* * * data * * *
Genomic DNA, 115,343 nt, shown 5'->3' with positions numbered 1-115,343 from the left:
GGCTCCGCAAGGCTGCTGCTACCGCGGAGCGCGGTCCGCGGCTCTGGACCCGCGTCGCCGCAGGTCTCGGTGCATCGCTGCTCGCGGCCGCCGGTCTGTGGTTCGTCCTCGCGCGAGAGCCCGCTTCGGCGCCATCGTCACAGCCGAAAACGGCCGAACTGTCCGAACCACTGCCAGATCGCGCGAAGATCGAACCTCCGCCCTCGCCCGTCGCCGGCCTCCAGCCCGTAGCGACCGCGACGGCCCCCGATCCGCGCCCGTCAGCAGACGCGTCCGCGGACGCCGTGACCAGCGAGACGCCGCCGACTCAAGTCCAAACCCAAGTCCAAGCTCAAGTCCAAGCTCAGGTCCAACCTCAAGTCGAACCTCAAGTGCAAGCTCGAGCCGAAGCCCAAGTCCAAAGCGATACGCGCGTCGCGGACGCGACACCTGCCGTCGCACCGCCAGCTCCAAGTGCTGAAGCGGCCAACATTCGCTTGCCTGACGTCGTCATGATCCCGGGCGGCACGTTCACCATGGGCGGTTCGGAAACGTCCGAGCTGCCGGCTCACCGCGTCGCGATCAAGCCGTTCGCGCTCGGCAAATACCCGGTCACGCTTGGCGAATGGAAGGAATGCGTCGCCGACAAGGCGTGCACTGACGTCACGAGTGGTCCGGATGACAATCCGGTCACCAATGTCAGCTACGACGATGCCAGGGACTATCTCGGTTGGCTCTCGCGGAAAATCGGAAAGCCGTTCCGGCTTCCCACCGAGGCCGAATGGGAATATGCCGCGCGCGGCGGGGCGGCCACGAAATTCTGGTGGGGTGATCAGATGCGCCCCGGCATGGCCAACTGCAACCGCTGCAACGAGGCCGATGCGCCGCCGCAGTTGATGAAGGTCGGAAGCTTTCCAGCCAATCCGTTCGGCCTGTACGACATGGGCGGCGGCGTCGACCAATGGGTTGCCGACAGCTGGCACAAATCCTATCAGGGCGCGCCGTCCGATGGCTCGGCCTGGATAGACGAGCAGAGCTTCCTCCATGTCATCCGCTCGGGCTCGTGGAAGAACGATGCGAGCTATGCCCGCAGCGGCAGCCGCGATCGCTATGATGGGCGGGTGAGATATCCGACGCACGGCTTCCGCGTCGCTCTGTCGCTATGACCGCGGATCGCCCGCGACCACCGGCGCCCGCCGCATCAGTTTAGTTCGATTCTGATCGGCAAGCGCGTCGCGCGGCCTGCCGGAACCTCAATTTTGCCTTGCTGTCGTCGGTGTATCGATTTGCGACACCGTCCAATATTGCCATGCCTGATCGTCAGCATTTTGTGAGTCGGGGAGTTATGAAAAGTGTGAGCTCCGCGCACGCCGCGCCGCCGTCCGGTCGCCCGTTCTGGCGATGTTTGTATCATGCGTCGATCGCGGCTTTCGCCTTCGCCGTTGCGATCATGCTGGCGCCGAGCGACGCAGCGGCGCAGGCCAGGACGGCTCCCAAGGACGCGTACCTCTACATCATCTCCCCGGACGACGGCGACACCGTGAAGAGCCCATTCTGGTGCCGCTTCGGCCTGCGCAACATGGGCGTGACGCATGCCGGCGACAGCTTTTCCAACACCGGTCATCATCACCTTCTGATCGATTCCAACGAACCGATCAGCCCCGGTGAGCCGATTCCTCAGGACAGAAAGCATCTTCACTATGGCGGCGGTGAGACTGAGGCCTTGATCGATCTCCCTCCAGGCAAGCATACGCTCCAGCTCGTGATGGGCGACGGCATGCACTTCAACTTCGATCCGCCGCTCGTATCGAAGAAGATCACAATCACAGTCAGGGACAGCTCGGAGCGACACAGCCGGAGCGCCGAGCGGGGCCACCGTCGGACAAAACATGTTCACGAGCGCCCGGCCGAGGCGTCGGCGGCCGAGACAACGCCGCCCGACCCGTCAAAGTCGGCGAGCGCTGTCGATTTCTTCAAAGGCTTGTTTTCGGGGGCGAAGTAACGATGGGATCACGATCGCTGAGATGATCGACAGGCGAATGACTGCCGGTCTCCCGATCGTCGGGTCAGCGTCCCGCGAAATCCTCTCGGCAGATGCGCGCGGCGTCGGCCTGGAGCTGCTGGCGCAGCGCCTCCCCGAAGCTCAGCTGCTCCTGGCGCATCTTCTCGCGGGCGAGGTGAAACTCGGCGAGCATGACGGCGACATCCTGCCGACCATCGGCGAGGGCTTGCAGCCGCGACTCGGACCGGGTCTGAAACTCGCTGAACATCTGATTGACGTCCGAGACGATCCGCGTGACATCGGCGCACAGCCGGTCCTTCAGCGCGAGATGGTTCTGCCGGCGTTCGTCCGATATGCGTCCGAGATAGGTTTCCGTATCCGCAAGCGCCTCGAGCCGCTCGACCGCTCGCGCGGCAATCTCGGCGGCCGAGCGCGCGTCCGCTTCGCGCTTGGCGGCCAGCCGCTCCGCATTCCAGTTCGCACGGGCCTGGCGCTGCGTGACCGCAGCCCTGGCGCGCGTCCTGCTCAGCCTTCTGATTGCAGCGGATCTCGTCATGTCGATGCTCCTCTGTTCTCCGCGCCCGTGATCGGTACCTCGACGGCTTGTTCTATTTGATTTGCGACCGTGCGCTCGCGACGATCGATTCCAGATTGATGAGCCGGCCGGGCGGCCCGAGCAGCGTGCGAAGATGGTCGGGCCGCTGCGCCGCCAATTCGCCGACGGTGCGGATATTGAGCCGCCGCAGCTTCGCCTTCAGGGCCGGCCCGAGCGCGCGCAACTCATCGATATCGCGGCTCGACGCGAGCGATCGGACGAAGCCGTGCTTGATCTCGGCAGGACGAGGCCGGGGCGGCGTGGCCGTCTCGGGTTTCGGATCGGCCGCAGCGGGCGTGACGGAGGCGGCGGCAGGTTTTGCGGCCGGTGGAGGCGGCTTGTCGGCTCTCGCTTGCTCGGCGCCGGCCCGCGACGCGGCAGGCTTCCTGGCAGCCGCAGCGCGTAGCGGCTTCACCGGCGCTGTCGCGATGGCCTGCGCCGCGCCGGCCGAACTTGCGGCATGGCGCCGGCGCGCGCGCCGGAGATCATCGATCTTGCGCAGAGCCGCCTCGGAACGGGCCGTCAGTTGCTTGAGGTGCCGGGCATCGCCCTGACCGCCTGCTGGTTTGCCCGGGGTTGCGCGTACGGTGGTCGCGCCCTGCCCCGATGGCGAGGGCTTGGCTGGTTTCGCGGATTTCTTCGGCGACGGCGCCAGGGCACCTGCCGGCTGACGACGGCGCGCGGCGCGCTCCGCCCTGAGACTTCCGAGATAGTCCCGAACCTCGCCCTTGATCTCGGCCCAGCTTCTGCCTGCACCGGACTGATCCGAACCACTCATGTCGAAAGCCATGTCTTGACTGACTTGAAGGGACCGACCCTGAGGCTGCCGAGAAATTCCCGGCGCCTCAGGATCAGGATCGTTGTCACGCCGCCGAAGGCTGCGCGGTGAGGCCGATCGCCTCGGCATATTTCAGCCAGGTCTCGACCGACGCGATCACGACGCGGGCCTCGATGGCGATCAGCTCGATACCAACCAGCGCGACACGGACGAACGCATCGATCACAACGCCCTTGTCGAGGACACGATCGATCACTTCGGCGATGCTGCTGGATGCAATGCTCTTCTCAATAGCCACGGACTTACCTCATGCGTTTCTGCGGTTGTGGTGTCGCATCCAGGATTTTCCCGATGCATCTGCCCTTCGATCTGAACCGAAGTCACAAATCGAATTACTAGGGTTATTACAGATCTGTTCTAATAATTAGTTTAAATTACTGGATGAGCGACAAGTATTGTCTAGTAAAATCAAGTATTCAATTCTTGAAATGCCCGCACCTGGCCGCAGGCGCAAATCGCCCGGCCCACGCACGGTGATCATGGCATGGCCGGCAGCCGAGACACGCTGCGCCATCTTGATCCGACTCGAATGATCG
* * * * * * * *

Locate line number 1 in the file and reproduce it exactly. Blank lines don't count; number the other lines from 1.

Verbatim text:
Genomic DNA, 115,343 nt, shown 5'->3' with positions numbered 1-115,343 from the left: